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Desperate Times In The DR Congo

Illustration of a person writingI walked into my daughter’s room the other day. It was very quiet and she didn’t even realize I had stepped in. She was facing the window humming a song as she brushed the mane of one of her toy horses. My daughter’s love for horses and dogs, especially puppies is well documented by all the pictures pasted all over her walls.

In a corner of her room is a pile of stuffed animals she has collected throughout the years; a collection that includes horses, teddy bears, bunnies, and Beanie Babies. She will soon be turning twelve, but to me she is still my little girl. She is the youngest of my children and it made me glad to see her playing with her toys when I came into her room.

As parents, it brings us satisfaction to realize we have been able to provide for our children with all their basic needs; that we have fostered an environment that allows them to enjoy their childhood without being burdened by the problems that afflict the rest of us.

So when I see my daughter humming a song and playing with her toy horse, I can’t help it but to think about all the children around the world who don’t have the privilege of a family, even worse, children no older than my daughter having to carry the weight of raising a family.

Refugee camp in the DR CongoLast week I read about a young girl in a UN refugee camp for people displaced by the most recent fighting in the Democratic Republic of Congo whom they call Rachel, I am sure not her real name. She arrived at the camp with her six siblings, all younger than her, the youngest being only three-months-old.

The children were left orphaned when both parents were killed during the fighting around their village. Realizing their hopeless situation and the fact than unless they fled they too would be killed, Rachel decided to gather her six siblings including a baby and fled into the hills. She was only eleven.

Two and a half months later, she made it into a UN refugee camp. All six siblings were alive including the baby. The aid workers at the refugee camp were amazed. How did this child manage to stay alive? How did she manage to provide for all the children for the two and a half months they wondered in the wilderness? How did she find the way into the refugee camp?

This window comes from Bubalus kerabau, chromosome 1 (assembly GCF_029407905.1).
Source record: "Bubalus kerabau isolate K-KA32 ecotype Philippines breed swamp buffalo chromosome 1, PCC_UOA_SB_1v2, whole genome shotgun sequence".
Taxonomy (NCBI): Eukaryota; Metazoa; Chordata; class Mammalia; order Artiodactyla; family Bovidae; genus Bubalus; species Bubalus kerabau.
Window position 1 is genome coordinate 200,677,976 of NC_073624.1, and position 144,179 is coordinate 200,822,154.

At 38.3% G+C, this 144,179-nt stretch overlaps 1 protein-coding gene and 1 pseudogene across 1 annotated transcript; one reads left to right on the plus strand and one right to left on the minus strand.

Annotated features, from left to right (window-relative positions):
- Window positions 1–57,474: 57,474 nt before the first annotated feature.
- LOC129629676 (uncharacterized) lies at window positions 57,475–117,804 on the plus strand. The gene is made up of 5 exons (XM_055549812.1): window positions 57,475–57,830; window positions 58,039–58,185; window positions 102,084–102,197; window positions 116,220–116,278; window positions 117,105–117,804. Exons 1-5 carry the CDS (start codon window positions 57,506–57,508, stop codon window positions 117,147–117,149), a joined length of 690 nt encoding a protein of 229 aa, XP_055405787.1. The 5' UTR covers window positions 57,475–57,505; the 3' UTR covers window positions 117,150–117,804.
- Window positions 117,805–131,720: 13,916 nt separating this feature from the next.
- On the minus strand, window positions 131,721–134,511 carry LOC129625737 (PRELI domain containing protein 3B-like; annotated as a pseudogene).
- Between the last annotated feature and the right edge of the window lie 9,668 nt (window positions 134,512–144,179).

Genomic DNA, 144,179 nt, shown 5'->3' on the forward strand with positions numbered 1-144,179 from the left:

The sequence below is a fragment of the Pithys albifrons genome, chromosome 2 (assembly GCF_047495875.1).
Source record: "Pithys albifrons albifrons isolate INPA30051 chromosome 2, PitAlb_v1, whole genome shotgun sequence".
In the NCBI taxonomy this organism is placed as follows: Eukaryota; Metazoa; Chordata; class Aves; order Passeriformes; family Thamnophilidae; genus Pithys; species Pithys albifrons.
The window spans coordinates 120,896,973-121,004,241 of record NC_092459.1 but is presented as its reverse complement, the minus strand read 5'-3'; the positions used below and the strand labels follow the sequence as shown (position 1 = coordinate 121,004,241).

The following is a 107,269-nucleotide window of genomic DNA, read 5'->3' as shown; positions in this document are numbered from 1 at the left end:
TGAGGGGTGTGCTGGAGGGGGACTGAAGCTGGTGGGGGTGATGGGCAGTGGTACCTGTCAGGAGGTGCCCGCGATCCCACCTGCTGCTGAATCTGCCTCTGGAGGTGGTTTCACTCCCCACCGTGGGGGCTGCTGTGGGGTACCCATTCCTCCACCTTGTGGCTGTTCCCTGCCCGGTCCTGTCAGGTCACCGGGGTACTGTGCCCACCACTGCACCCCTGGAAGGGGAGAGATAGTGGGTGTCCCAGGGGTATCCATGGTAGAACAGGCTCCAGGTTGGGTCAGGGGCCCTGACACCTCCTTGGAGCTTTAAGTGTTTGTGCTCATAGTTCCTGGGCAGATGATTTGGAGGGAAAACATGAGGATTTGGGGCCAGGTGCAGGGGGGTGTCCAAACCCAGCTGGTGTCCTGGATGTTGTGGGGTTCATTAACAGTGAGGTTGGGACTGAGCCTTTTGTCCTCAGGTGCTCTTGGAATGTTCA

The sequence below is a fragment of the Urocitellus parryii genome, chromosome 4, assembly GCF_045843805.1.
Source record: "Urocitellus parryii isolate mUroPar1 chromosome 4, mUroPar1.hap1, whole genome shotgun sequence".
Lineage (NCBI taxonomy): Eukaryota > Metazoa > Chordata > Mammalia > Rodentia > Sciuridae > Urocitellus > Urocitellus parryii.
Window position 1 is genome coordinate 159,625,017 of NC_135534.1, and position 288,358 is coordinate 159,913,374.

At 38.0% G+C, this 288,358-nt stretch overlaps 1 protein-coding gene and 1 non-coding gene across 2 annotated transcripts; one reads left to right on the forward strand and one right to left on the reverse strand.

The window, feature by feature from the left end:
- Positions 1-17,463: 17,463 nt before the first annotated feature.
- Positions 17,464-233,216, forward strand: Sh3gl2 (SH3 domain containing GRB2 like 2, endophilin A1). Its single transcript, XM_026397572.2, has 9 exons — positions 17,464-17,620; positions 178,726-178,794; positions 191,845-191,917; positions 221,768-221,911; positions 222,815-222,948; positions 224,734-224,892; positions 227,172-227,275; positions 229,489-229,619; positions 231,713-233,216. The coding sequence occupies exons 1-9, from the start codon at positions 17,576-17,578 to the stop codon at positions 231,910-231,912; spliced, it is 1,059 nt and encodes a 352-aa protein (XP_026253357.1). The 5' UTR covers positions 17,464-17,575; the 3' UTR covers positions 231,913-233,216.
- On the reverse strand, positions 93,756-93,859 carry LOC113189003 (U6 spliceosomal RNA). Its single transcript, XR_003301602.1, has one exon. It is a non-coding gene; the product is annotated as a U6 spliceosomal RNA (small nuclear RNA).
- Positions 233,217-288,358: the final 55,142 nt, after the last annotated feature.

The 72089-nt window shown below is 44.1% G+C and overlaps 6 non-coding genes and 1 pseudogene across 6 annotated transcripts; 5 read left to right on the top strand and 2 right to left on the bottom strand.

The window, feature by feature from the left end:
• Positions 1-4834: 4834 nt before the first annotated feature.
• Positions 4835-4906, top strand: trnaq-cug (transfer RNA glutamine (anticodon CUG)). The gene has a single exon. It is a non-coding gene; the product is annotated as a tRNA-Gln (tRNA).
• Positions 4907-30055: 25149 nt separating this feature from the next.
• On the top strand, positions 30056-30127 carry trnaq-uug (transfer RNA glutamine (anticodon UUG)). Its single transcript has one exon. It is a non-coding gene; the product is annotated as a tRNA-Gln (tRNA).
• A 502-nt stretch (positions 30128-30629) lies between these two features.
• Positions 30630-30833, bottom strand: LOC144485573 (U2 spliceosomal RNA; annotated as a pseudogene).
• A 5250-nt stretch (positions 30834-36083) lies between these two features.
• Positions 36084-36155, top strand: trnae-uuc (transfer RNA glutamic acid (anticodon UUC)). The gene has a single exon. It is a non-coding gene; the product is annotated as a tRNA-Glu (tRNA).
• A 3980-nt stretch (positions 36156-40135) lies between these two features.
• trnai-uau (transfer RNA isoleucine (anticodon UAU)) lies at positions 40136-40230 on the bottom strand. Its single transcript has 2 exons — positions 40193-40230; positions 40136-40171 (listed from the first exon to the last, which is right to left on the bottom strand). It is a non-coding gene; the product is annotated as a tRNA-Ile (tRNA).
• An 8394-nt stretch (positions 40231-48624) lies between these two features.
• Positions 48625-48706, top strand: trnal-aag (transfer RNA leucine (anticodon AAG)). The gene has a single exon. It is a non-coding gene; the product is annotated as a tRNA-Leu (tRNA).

It has been very hard for me not to think of little Rachel in Congo lately. Every time I see my daughter playing and laughing and enjoying her childhood, I think of the eleven-year-old child in Congo being a mother to six children. They say it takes a village to raise a child, but what happens when there is no village or when the village is run by children?

I serve with International Children’s Care, an Adventist ministry that provides homes and families to orphaned and abandoned children in various countries of the world including the Democratic Republic of Congo. Rachel’s story is more common than we would like to imagine.

After the latest fighting in the Kivu region most international relief agencies abandoned the area taking with them the only source of support for destitute children and homeless families. Thousands of children have been left orphaned and it is not unusual to find families where the head of the household is a child.

We have a small facility for destitute children in a small island in Lake Kivu. As you would imagine the facility is already very crowded but this week we took fourteen more orphaned children. We really don’t know how we are going to manage to house and provide for these fourteen children, but what else could we do? Could we say no when they came to our door?

Working for the destitute can be overwhelming sometimes. I wish we could have saved 100, or more, but like Mother Theresa once said, “If you can't feed a hundred people, then feed just one.”

Joel Reyes
Director Public Relations, ICC

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